“John Anderton! You could use a Guinness right about now.”

Personally addressed holographic advertising in public spaces, viewable only by the recipient – such is the future of advertising according to last year’s science fiction blockbuster, Minority Report. Minority Report explores the issues of predestination and free will, excesses of power in law enforcement and government, identity theft, and strongly hints at the saturation of our daily life by the forces of marketing. The Internet and the underlying power of modern computing has enabled marketers to take a sizeable leap towards reaching this more personal and targeted advertising environment. Unfortunately, most Internet advertising remains mired in the “shotgun” approach, a marketing method most consumers find annoying and wasteful, at best.

On the Internet, this approach still manifests itself through banner ads, pop-under ads and sundry annoyances most Internet users now choose to ignore, click-away or remove through a variety of programs. As the power of consumers to decide what they wish to be exposed to increases, exemplified by consumer electronics devices manufactured by companies like TiVo and ReplayTV, marketers will have to work harder and harder to find ways past consumer’s digital gatekeepers.

Perhaps a stronger focus on personalized content is needed to engage this new generation of empowered consumers. In order to achieve this, marketers will need to collect accurate information about consumers, an unlikely scenario if consumers are unable to trust that their personal information will be protected. Most individuals do not accurately enter background information on websites, as they see few, if any, rewards for their behaviour. In fact, quite the opposite is true, as consumers who divulge their personal information will be subjected to more spam e-mail and junk mail. Their reward is generally nothing more than whatever immediate need prompted them to release their information, such as downloading a trial piece of software or voting in an online poll.

Some marketers have travelled back to the future, fusing traditional word-of-mouth method to e-mail and the web to create the aptly named “viral marketing”. The engrained flaw is that a viral campaign can prey on consumer’s friends, tempting them to reveal the consumer’s personal information. For example, websites such as CrushLink will ask a user to guess which friend entered their e-mail address. Incorrect e-mail addresses will then enter the service’s database, e-mailing the recipient with the same ploy.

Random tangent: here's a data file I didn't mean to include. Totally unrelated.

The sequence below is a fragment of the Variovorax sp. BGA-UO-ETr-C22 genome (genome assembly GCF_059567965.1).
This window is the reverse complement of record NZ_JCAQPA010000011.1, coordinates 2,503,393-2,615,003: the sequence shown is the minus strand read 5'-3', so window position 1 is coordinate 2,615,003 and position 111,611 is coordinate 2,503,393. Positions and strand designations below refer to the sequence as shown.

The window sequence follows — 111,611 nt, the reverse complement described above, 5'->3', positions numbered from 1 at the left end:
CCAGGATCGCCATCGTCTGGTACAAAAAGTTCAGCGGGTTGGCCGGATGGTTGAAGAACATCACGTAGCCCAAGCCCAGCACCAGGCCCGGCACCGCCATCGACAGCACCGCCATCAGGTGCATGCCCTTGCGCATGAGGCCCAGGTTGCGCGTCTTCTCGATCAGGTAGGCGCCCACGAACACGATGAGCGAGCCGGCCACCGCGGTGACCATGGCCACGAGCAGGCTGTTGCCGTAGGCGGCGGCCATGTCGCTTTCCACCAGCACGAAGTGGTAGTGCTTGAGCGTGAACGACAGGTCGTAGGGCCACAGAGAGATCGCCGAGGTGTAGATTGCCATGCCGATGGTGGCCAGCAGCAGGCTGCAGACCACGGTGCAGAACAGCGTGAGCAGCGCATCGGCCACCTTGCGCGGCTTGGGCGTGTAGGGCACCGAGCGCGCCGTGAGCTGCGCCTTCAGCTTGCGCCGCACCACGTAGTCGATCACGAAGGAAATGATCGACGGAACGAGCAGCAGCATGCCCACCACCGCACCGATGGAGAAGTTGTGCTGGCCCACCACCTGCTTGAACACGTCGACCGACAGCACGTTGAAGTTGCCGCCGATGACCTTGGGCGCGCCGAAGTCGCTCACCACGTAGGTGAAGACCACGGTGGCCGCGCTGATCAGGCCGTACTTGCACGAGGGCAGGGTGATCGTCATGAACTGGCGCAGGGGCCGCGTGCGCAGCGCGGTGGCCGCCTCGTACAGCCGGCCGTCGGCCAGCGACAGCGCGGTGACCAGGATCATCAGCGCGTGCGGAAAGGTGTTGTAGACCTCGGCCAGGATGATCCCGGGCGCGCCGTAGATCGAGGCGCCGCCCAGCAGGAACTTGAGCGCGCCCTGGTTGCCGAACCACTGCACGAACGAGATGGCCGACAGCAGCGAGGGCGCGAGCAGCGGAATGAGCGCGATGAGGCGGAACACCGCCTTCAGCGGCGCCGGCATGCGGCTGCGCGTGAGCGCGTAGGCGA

Ultimately, the full potential of the Internet and computing cannot be realized in this manner, or by any other system where marketers do not have access to quality information (when was the last time you accurately filled out a form with your interests on the Web?). Only the combination of industry standards, government legislation and enforcement of statutes aimed at protecting consumer privacy and setting the rules for the transmittal of that information will convince consumers to provide marketers with the quantity and quality of information needed to truly offer targeted marketing.

Unfortunately, most companies are fighting against consumers, often betting that their power to direct government and the courts can overcome the new power balance between consumers and producers. Something as basic as setting the rules of the game so that consumers make an affirmative choice to “opt-in” to a newsletter causes a stampede of lawyers and lobbyist through government’s door.

A recent New York Times article points to marketers that are taking advantage of the pull strategies available to them, such as Luxury for Living by Lexus. What is striking is that, while lauding more effective pull strategies, marketers are still qualifying banners ads and push strategies as “great”, when the net effect is alienating the very audience they seek to capture. The inability to make the rhetorical leap and push industry towards a consumer-friendly regulatory framework might doom us all to living with holographic monkeys screeching at us to “click here” next time we ride the subway.